How skinny basic fared through 2016: report

Eight in 10 Canadians made no significant changes to their cable packages, but half of subscribers are considered "at risk" of cutting the cord.
shutterstock_Quarterly report

Skinny basic is not the solution it was purported to be, based on findings from the latest Cable & Telecommunications Association for Marketing (CTAM) report.

Traditional service providers can breathe a (temporary) sigh of relief in 2016 as most viewers continue to subscribe to traditional services to meet their viewing needs.

With more time having passed since the first phase of skinny basic went into effect in March this year, the report, which documents the impact of cable-packaging changes thus far, highlights key changes in consumer behaviour. But as the market evolves, so does consumer behaviour, with many Canadians still finding TV subscriptions too expensive in the face of other options.

The research, which was conducted by Toronto-based Charlton Strategic Research looked at consumer reactions to various new packages offered under the new CRTC regulations, namely pick and pay, skinny basic and pick 10. A previous report published in November last year examined the possibilities under pick and pay.

A year later, the results based on the sample size of 3,155 people across Canada, highlights opportunities amidst a host of challenges for service provides. Key among those is the rise of video consumption, with 60% still coming through traditional services. In its 2013 survey, CTAM reported Canadians watched 27.4 hours of video a week; today that number is up to 29.

It’s not the consumption of video but rather where that consumption is likely to take place in the future, that is a cause of concern for traditional services. More than 50% of Canadians are identified as at-risk subscribers – those likely to cut the cord over time. A typical non-subscriber tends to be female (65%), urban, a renter and younger than the national average.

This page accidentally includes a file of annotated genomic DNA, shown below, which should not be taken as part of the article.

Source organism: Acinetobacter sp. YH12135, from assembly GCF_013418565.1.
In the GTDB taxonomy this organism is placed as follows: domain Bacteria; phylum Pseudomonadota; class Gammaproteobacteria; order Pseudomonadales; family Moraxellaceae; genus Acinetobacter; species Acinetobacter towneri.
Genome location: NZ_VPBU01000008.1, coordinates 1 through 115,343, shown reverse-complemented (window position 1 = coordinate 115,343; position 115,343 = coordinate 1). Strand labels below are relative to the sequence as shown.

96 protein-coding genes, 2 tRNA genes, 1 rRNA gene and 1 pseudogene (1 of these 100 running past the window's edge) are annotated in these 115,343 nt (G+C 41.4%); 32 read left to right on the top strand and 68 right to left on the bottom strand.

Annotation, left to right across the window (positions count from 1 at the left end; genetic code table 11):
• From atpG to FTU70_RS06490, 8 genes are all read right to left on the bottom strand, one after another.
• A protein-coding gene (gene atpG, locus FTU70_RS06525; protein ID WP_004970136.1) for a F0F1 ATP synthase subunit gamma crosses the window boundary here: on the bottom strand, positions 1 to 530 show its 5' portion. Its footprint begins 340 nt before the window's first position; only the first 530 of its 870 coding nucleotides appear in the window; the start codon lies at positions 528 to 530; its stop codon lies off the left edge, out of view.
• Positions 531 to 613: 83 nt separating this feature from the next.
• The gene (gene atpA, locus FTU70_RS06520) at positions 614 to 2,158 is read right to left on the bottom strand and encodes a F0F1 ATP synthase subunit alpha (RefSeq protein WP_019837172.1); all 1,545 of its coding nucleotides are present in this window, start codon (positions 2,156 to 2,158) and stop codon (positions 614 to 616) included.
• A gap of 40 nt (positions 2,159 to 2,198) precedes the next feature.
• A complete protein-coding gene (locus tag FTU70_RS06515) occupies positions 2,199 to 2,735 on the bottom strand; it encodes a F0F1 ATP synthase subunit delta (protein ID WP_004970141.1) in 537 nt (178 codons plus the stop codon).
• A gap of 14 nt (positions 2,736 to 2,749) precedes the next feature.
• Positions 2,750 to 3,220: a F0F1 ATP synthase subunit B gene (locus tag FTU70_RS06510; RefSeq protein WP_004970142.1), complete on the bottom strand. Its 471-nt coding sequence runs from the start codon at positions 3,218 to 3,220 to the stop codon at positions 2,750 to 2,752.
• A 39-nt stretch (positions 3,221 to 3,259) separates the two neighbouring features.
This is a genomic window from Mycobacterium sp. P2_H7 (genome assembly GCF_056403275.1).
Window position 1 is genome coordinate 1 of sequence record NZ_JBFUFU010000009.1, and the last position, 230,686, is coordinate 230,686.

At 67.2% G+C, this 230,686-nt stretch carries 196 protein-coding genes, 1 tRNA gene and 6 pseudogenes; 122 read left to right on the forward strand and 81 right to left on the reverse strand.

The skinny basic has lured a small number, with one in 10 saying they switched to skinny basic (5% with only skinny and 3% with added channels). However, 84% of TV subscribers did not alter their programming.

The threat of continued cord-cutting remains. The two key reasons why subscribers want to cut the cord are linked to practical concerns: cost and not watching the channels to which they are subscribed. Among those who did not have service, only 4% stated a likelihood of subscribing to a traditional service, down from 6% last year.

Live viewing is also down, according to this report, with 42% saying they tuned in for paid, scheduled TV watching, compared with 46% in 2015 and 52% in 2013 (though that might be tied to the disappointing 2016 NHL-post season). Moreover, scheduled TV watchers tend to be significantly older, with 61% in the 55+ age group opting for live compared with 16% in the 18-to-24 category.

The report also distinguished between two key demographic groups, showing differences in consumer behaviour between millennials and those above 35. Breaking up the data by demo shows that millennials were far more likely to adjust their post-pick-and-pay services that the other group: 25% made some kind of change to their programming compared with 14% in the higher-age group.

The report’s recommendations include channel branding and linking of content to channels, the continued adoption of a TV Everywhere approach, as well as options for better pricing based on individual preferences especially for millennial audiences.